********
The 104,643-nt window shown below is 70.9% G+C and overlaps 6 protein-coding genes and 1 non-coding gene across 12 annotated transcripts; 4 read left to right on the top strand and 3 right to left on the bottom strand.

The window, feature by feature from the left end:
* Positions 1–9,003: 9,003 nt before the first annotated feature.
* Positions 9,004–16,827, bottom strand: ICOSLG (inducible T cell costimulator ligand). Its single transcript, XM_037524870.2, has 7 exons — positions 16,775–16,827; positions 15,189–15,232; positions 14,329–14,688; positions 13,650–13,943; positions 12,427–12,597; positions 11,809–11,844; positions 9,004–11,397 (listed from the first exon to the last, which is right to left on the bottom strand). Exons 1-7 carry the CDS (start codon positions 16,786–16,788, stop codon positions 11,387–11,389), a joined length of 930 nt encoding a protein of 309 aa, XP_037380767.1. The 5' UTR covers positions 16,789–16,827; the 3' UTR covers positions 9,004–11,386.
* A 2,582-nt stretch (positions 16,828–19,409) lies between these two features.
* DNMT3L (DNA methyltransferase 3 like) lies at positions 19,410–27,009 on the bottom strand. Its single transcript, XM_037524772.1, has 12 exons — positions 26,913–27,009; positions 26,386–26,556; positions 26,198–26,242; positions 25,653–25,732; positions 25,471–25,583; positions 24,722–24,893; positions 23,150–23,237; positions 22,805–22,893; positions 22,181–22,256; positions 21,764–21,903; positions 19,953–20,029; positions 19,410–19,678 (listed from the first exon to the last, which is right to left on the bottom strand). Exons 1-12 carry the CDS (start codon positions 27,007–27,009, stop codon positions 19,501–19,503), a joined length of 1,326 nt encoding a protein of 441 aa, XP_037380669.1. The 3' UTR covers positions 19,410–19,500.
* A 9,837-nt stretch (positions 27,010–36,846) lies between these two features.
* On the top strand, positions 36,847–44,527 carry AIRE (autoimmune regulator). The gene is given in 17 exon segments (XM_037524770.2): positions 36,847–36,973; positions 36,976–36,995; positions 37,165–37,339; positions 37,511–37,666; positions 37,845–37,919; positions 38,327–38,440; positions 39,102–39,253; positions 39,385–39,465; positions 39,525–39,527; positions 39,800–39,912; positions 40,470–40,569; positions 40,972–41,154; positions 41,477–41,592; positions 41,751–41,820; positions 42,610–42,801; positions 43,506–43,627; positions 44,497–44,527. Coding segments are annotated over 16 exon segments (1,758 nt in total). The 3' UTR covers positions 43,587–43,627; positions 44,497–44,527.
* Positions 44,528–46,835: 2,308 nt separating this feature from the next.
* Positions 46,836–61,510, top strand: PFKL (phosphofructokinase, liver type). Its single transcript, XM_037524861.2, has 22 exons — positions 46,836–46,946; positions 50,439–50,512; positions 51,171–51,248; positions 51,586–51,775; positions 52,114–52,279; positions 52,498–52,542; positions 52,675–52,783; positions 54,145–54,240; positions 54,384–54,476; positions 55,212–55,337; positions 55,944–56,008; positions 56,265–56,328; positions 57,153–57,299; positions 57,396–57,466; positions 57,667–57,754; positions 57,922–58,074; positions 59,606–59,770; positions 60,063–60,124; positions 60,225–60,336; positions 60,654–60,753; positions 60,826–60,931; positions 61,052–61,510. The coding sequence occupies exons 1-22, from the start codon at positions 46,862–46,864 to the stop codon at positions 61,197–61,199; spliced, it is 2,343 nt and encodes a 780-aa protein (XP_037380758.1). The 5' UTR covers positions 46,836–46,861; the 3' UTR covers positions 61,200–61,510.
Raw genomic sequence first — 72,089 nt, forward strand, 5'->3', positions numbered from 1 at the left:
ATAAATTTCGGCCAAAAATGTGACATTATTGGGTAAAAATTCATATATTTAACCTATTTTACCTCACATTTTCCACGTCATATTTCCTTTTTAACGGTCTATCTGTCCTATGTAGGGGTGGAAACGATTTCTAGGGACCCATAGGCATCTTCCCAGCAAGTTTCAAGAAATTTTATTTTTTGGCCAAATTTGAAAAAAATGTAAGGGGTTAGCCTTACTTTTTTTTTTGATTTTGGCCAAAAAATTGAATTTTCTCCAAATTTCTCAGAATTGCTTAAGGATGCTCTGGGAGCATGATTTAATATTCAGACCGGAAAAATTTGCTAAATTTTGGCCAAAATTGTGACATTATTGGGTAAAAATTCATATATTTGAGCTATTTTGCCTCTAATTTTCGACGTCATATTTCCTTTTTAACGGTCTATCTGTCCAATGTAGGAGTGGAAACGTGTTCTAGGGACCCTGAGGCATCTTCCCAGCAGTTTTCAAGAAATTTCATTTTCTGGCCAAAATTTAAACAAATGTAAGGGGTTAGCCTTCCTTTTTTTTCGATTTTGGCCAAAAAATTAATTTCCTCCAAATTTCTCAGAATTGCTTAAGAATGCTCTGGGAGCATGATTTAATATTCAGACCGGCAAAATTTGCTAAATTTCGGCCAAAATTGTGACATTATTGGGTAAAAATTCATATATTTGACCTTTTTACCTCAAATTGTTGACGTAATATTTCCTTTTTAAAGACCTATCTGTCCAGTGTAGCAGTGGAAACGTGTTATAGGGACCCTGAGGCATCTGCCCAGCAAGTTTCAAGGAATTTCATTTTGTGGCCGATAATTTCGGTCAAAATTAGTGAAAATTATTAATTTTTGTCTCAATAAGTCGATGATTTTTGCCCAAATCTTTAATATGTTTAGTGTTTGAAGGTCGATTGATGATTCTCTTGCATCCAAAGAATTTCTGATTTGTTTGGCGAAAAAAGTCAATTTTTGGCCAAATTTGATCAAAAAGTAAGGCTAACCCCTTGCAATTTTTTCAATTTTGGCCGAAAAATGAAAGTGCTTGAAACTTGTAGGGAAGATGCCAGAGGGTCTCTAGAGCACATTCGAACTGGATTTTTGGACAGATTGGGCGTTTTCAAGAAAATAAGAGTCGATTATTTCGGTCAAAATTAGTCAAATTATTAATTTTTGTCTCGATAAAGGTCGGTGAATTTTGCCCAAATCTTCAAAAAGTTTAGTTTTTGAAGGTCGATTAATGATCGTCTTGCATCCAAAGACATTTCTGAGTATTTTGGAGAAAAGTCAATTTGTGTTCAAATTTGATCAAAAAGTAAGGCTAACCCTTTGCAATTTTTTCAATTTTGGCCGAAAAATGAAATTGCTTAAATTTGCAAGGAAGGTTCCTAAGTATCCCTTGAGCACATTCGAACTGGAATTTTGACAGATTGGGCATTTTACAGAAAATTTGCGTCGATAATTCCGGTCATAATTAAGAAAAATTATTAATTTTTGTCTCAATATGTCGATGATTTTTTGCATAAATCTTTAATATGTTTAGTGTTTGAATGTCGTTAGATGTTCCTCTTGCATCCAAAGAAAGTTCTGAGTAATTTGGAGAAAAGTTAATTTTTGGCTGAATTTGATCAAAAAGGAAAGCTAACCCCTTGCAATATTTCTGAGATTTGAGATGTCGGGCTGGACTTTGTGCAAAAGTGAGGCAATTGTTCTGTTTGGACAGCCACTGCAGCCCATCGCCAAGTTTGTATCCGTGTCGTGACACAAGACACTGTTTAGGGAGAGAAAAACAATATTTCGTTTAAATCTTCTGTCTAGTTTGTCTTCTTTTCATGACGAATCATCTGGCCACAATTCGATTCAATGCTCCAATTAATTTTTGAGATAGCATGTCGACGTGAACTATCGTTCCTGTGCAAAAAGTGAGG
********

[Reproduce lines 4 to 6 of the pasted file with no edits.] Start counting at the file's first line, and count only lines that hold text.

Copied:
* Positions 9,004–16,827, bottom strand: ICOSLG (inducible T cell costimulator ligand). Its single transcript, XM_037524870.2, has 7 exons — positions 16,775–16,827; positions 15,189–15,232; positions 14,329–14,688; positions 13,650–13,943; positions 12,427–12,597; positions 11,809–11,844; positions 9,004–11,397 (listed from the first exon to the last, which is right to left on the bottom strand). Exons 1-7 carry the CDS (start codon positions 16,786–16,788, stop codon positions 11,387–11,389), a joined length of 930 nt encoding a protein of 309 aa, XP_037380767.1. The 5' UTR covers positions 16,789–16,827; the 3' UTR covers positions 9,004–11,386.
* A 2,582-nt stretch (positions 16,828–19,409) lies between these two features.
* DNMT3L (DNA methyltransferase 3 like) lies at positions 19,410–27,009 on the bottom strand. Its single transcript, XM_037524772.1, has 12 exons — positions 26,913–27,009; positions 26,386–26,556; positions 26,198–26,242; positions 25,653–25,732; positions 25,471–25,583; positions 24,722–24,893; positions 23,150–23,237; positions 22,805–22,893; positions 22,181–22,256; positions 21,764–21,903; positions 19,953–20,029; positions 19,410–19,678 (listed from the first exon to the last, which is right to left on the bottom strand). Exons 1-12 carry the CDS (start codon positions 27,007–27,009, stop codon positions 19,501–19,503), a joined length of 1,326 nt encoding a protein of 441 aa, XP_037380669.1. The 3' UTR covers positions 19,410–19,500.